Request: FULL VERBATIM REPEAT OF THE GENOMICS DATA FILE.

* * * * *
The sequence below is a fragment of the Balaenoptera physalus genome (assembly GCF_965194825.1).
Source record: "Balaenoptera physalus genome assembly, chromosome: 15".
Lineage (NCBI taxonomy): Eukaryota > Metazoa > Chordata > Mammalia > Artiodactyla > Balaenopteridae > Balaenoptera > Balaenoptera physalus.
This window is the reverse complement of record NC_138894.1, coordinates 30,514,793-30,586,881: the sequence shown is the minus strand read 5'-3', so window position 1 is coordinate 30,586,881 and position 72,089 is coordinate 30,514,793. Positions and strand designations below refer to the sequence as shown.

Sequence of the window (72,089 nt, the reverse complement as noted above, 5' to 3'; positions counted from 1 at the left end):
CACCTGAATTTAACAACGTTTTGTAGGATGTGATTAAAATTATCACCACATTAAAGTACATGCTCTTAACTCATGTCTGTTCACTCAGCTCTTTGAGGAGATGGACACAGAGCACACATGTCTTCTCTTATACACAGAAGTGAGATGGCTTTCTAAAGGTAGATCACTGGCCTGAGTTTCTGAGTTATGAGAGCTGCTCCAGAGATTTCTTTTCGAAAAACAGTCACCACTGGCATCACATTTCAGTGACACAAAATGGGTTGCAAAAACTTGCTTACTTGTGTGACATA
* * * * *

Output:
The sequence below is a fragment of the Balaenoptera physalus genome (assembly GCF_965194825.1).
Source record: "Balaenoptera physalus genome assembly, chromosome: 15".
Lineage (NCBI taxonomy): Eukaryota > Metazoa > Chordata > Mammalia > Artiodactyla > Balaenopteridae > Balaenoptera > Balaenoptera physalus.
This window is the reverse complement of record NC_138894.1, coordinates 30,514,793-30,586,881: the sequence shown is the minus strand read 5'-3', so window position 1 is coordinate 30,586,881 and position 72,089 is coordinate 30,514,793. Positions and strand designations below refer to the sequence as shown.

Sequence of the window (72,089 nt, the reverse complement as noted above, 5' to 3'; positions counted from 1 at the left end):
CACCTGAATTTAACAACGTTTTGTAGGATGTGATTAAAATTATCACCACATTAAAGTACATGCTCTTAACTCATGTCTGTTCACTCAGCTCTTTGAGGAGATGGACACAGAGCACACATGTCTTCTCTTATACACAGAAGTGAGATGGCTTTCTAAAGGTAGATCACTGGCCTGAGTTTCTGAGTTATGAGAGCTGCTCCAGAGATTTCTTTTCGAAAAACAGTCACCACTGGCATCACATTTCAGTGACACAAAATGGGTTGCAAAAACTTGCTTACTTGTGTGACATA